A Shiite group in Beirut–calling itself the “Islamic Revenge” claimed responsibility for the synagogue attack in revenge for Israeli attacks on Lebanese villages. Another unknown group calling itself the “Palestine Revenge Organization” also claimed responsibility.
But Israeli sources pointed to Abu Nidal who is backed by Syria and Libya. During the past six years his terror squads carried out fatal attacks on the Rue Copernic synagogue in Paris, the main synagogue in Rome and synagogues in Vienna and Antwerp. They also attacked a Jewish restaurant in Paris and a movie house there during a Jewish film festival.
Reports from Istanbul Saturday said seven rabbis were among the victims, also two cantors and three tourists from Iran. Another report named an Israeli rabbi, Raphael Nesin, as a victim.
But Henry Siegman, executive director of the American Jewish Congress who was recently in Turkey, said on a television interview Saturday that he had ascertained by telephone from Istanbul that no rabbi was killed.
TURKISH OFFICIALS SHOCKED
The attack shocked Turkish officials. The first to reach the scene, the Deputy Governor of Istanbul, Hassan Ali Ozer, called the spectacle “awful.” Case-hardened policemen were sickened by the sight of two dozen dead and wounded, many wrapped in prayer shawls, lying in inch-deep pools of blood.
Turkish Prime Minister Turgut Ozal, who called his Cabinet into special session, issued a statement in Ankara deploring “this heinous act in a place of worship.” He said “All citizens of Turkey are under the protection of the State, irrespective of their religion, language or race.”
He added, “We share as a nation the grief and pain of all the families of our fellow citizens who have died because of this odious assault and express our deepest sympathy to them.”
Israel’s Charge d’ Affaires in Ankara, Yehuda Millo, said: “This outrageous and cowardly attack on Jewish worshippers … only goes to show the nature of the barbaric perpetrators and the organizations the free world is facing. It also proves that the only way to combat international terrorism the way Turkey and Israel are doing is through resolve, firmness and determination.”
SECURITY IS BEEFED UP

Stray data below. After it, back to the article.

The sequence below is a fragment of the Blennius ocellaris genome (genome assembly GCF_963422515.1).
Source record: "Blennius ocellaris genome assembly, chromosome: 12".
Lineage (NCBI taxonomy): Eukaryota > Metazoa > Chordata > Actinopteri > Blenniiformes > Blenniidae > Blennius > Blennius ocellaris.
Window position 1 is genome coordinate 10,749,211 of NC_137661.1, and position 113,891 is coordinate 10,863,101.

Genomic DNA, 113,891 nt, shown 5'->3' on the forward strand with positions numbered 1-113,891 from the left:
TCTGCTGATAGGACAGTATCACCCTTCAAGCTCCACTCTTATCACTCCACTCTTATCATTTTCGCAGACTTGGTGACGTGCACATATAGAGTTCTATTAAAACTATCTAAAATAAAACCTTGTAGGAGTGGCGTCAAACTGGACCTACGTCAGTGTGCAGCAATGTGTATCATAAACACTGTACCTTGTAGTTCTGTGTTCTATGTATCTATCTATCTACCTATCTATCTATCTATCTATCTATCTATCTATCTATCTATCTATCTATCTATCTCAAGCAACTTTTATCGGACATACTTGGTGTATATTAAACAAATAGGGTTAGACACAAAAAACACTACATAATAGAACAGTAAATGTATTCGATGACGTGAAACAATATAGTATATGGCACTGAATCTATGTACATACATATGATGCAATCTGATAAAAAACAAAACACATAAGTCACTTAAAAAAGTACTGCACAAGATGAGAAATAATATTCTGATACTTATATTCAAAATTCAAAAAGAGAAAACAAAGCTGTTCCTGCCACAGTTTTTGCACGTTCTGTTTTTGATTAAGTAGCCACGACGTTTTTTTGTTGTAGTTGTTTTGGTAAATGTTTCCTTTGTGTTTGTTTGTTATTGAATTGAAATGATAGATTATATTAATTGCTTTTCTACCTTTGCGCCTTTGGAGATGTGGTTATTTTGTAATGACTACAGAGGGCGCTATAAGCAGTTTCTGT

In the aftermath of the attack, police-swarmed through the streets of Istanbul conducting identity checks. Key buildings, including the Israeli Consulate General, were placed under heavy security guard.
Extra police also patrolled Ankara which has one synagogue and a heavily fortified Israeli legation. Both were surrounded by guards. Two synagogues in Izmir were also under police protection.
THE TURKISH JEWISH COMMUNITY
There are 25,000 Jews in Turkey, some 20,000 in Istanbul and the rest in Izmir, Ankara, Edirine and Adana. Virtually all are Sephardic, descendants of Spanish Jews expelled from Spain in 1492.
The community consists mainly of businessmen, professionals, doctors, lawyers and scientists who have played an important role in Turkey’s economic life. Since the military coup six years ago, many Jewish institutions were revitalized.
In May 1984, Zeki Dushi became the first Jew in over 20 years elected to the Istanbul district council. Jews are allowed to attend Jewish meetings abroad. A Jewish delegation from Turkey was present at the recent Geneva meeting of the World Jewish Congress European branch.
Apart from Egypt, Turkey is the only Moslem nation to have full diplomatic relations with Israel. El Al. Israel’s national airline, has direct flights from Tel Aviv to Istanbul. There are also maritime and commercial links between the two countries and they cooperate in many sectors.
The Archive of the Jewish Telegraphic Agency includes articles published from 1923 to 2008. Archive stories reflect the journalistic standards and practices of the time they were published.